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Can't you but counter sunk head machine screws?
 
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Can't you but counter sunk head machine screws?
James I suspect that's the best option , and when I install it someday I'll try that route .
If you see my wall shelves thread I just tried installing that dual track extrusion
 

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Rick, have you done a test fit? I've found that in the tracks I've installed, a 1/4" 20 bolt head will pass over a button head screw in the track with no countersink.

Using a drill bit to make the countersink won't make a perfect machined fit to the screw, but it will help recess the screw head. After we discussed this previously I was able to find a proper countersink bit that would fit through the slot if nothing short of perfect will do for a shop jig.
What countersink bit did you use?
 

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Guys I realize this should be a no brainer but I'm not sure if I'm going to proceed properly.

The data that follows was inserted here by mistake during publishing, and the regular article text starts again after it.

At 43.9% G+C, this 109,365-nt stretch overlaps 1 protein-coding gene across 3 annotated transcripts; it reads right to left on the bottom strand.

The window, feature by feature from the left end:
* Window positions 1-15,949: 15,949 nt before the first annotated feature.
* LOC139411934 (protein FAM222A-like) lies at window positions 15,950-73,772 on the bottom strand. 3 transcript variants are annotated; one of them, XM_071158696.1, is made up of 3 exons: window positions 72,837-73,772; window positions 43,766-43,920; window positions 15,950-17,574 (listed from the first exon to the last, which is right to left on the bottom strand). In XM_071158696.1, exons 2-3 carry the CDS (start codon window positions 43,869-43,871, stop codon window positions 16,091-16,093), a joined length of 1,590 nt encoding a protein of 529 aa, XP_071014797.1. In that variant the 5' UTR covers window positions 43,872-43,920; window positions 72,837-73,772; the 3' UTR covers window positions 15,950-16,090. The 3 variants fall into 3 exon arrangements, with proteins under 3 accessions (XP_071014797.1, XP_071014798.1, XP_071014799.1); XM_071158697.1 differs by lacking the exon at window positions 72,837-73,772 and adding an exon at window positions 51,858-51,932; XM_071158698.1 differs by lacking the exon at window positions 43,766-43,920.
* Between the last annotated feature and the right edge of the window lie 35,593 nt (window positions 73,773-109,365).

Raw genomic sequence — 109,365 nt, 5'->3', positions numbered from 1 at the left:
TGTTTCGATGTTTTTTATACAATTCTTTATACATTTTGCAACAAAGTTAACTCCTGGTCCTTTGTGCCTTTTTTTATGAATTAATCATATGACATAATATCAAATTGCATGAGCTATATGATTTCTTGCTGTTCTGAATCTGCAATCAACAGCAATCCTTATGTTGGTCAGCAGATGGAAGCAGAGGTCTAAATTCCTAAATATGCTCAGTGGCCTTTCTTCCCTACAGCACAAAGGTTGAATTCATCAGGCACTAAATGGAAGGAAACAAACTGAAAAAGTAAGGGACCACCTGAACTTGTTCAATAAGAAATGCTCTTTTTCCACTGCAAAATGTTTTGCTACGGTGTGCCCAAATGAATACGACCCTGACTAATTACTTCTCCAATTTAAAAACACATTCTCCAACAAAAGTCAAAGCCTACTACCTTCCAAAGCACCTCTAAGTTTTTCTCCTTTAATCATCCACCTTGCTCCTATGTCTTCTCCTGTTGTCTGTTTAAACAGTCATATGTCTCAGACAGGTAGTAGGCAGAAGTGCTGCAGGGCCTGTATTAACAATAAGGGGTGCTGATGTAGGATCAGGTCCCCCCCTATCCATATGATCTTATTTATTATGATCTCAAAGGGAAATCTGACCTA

Today when I drilled holes in aluminum flat channel , I first took a centre punch and hammered in a mark to guide my 1/8" drill and drilled right threw .
I then took a larger bit and set the depth on the drill press and counter sunk a hole following the 1/8" hole so a number 6 screw would be counter sunk .
Should I be using a regular counter sink bit that does this in one step or are they for wood only?
I have to say it's a little tight inside the T-track . They do provide a very small line in the centre as a guide for the holes though
Rick, I read you should drill your countersink first. I tried it and it cuts out the chatter and makes it look better. I have been doing this in wood and aluminum.
 

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If you choose to just rout a T-track in your table, be sure to cut a 1/4" slot the same depth as the final T-track otherwise the slot cutter won't clear the chips well. I actually had the chips catch fire in my first T-slot cutting experiment.
 

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Discussion Starter #19 (Edited)

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Welcome to the forum CMW^2.